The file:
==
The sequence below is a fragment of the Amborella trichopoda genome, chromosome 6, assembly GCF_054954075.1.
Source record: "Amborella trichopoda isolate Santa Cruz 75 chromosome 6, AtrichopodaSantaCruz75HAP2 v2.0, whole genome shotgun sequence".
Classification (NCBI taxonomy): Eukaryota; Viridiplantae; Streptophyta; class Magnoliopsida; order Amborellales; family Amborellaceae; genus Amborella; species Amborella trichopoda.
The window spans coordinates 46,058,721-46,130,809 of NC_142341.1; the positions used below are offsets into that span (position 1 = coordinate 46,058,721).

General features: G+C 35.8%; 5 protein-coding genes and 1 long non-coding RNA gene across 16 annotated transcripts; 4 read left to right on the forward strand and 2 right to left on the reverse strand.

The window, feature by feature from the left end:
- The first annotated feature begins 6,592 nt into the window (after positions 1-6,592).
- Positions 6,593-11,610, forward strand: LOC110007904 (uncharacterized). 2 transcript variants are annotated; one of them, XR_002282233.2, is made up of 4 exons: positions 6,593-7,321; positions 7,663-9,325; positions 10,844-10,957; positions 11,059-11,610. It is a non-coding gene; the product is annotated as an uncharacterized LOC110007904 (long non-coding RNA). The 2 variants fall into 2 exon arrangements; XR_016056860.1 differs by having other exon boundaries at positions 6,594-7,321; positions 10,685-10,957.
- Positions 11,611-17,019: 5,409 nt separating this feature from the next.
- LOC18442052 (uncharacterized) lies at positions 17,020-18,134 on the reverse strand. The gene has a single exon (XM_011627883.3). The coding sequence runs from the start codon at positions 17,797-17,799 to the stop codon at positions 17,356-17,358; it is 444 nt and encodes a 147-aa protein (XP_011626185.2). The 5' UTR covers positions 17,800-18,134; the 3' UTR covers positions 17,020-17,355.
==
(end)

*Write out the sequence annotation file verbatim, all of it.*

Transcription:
The sequence below is a fragment of the Amborella trichopoda genome, chromosome 6, assembly GCF_054954075.1.
Source record: "Amborella trichopoda isolate Santa Cruz 75 chromosome 6, AtrichopodaSantaCruz75HAP2 v2.0, whole genome shotgun sequence".
Classification (NCBI taxonomy): Eukaryota; Viridiplantae; Streptophyta; class Magnoliopsida; order Amborellales; family Amborellaceae; genus Amborella; species Amborella trichopoda.
The window spans coordinates 46,058,721-46,130,809 of NC_142341.1; the positions used below are offsets into that span (position 1 = coordinate 46,058,721).

General features: G+C 35.8%; 5 protein-coding genes and 1 long non-coding RNA gene across 16 annotated transcripts; 4 read left to right on the forward strand and 2 right to left on the reverse strand.

The window, feature by feature from the left end:
- The first annotated feature begins 6,592 nt into the window (after positions 1-6,592).
- Positions 6,593-11,610, forward strand: LOC110007904 (uncharacterized). 2 transcript variants are annotated; one of them, XR_002282233.2, is made up of 4 exons: positions 6,593-7,321; positions 7,663-9,325; positions 10,844-10,957; positions 11,059-11,610. It is a non-coding gene; the product is annotated as an uncharacterized LOC110007904 (long non-coding RNA). The 2 variants fall into 2 exon arrangements; XR_016056860.1 differs by having other exon boundaries at positions 6,594-7,321; positions 10,685-10,957.
- Positions 11,611-17,019: 5,409 nt separating this feature from the next.
- LOC18442052 (uncharacterized) lies at positions 17,020-18,134 on the reverse strand. The gene has a single exon (XM_011627883.3). The coding sequence runs from the start codon at positions 17,797-17,799 to the stop codon at positions 17,356-17,358; it is 444 nt and encodes a 147-aa protein (XP_011626185.2). The 5' UTR covers positions 17,800-18,134; the 3' UTR covers positions 17,020-17,355.